"But where we are going, Oh it hasn't fully, fully been told..."
-Ruby Velle and the Soulphonics
So, where were we?
Right: Boat is launched, boat is sinking, boat stops sinking, yadda yadda, Karma glides into her slip with no further drama.
With one boat launched successfully, it was on to the rest of the fleet. With a little help from the crew of Boats....
...we got our commuter dinghy, Chameleon, to the marina and into the water.
Then, we tackled Ereni, giving SWMBO's Bluenose a quick and dirty makeover... and a black nose in the process, to cover some of that quick and dirty.
Ereni is due for some serious hull refitting this winter- the brightwork needs to be brightened, the hull needs to have some blisters ground/filled/faired, and then we'll refinish the deck and topsides. But, we think we'll keep the nose treatment, and add some nose art- SWMBO and I agree we both kinda dig the vintage "rat rod' vibe.
Over the two full years we've lived with, and aboard, Karma, we've developed a pretty good idea of our wants and needs, and have fulfilled many of them along the way...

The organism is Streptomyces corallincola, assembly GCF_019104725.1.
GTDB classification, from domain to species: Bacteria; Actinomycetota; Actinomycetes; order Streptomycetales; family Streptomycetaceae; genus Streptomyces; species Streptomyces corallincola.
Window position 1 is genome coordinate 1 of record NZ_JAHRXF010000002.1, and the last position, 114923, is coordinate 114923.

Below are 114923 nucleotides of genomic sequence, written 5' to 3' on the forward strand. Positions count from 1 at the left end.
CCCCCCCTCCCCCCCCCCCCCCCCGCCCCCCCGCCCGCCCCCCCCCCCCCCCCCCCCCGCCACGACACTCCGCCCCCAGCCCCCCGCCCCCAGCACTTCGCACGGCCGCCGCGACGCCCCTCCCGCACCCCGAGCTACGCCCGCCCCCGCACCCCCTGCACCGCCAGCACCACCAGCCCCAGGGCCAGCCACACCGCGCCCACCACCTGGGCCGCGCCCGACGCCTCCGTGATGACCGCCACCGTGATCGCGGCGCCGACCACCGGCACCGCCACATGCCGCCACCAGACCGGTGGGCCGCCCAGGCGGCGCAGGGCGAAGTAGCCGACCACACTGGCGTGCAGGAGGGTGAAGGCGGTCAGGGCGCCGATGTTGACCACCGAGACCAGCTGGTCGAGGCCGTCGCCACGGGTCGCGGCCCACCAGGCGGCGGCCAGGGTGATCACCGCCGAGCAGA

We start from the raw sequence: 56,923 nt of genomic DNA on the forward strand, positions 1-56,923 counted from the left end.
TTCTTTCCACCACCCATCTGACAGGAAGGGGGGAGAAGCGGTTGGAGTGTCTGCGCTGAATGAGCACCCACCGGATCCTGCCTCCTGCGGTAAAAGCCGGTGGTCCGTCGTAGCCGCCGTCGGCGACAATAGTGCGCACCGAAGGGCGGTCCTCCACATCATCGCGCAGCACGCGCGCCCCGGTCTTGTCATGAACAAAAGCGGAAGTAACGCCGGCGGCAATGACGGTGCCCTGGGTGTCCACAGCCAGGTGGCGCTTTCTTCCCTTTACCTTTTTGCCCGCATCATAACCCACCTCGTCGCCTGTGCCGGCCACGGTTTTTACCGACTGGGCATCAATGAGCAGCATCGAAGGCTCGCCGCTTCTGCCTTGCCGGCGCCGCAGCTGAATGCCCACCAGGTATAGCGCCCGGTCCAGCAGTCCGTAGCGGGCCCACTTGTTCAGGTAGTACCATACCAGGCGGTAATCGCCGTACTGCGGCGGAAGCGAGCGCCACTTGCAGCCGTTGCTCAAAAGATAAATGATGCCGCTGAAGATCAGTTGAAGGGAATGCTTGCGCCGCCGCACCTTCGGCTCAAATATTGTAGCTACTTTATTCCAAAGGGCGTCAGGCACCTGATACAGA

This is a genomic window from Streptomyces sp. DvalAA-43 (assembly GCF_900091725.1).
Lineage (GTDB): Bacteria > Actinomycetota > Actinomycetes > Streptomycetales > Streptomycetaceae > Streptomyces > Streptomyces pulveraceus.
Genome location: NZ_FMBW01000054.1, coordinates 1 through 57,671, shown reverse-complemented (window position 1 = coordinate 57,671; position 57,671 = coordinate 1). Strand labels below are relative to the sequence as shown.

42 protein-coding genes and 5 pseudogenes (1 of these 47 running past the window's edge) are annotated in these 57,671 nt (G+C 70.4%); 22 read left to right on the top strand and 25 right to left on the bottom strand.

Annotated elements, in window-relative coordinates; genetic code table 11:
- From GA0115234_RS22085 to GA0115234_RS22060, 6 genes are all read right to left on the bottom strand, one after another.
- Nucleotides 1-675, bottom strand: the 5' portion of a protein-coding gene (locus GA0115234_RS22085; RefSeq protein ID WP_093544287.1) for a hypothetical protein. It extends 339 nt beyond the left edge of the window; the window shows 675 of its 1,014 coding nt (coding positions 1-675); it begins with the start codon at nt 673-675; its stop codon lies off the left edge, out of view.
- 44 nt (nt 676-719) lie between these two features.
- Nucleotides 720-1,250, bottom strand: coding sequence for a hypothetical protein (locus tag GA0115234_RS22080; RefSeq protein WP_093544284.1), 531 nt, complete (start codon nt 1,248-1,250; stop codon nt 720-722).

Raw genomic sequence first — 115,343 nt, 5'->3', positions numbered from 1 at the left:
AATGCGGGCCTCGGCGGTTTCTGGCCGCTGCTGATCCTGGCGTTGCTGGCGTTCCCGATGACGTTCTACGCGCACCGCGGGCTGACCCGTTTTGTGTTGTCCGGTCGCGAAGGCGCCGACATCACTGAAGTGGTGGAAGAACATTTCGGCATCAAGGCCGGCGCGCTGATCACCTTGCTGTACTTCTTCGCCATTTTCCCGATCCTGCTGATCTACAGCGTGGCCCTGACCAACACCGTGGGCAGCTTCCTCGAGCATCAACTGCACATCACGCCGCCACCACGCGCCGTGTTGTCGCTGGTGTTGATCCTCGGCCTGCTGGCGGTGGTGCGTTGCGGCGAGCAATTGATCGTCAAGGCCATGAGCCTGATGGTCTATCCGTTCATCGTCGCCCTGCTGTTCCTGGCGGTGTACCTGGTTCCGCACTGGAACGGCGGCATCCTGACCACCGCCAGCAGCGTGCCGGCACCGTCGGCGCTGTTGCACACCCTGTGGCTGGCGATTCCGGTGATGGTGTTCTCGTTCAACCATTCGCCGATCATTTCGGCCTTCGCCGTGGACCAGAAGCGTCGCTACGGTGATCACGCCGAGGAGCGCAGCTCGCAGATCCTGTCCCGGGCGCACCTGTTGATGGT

... and created new ones.
Our reefer install has been a well-received luxury, with an unintended consequence - power insecurity.
We have 3 40w solar panels that live on top of our bimini, feeding a single Group 24 house battery and a Group 24 starting battery, also charged by the 35 amp alternator on the inboard diesel. Last season, this system proved sufficient....
If the solar panels underperformed for more than a day, some motorsailing was required to top up the batteries. We were careful about energy usage, charging electronics only during the middle of the day, being judicious about illumination, vhf and instrument use, etc. and never really had a power crisis...
This season, I made the decision to add more power and more power storage. Here's the plan: add another 100w of solar power, in the form of a semi-flexible 100 w panel installed on the dodger, then combine the 2 Group 24 batteries already onboard into a two battery house bank, and add a third Group 24 battery for starting, locating it just aft of the transmission in the engine bay. Next year, we will replace the group 24 house bank with a pair of 230 amp hour 6 volt GC-1 golf cart batteries, if we find that the 160 amp hour capacity of the house bank is not enough We decided to isolate the starting battery from the charging circuit- we opted to install a Xantrex Digital Echo Charge.
To quote the manual: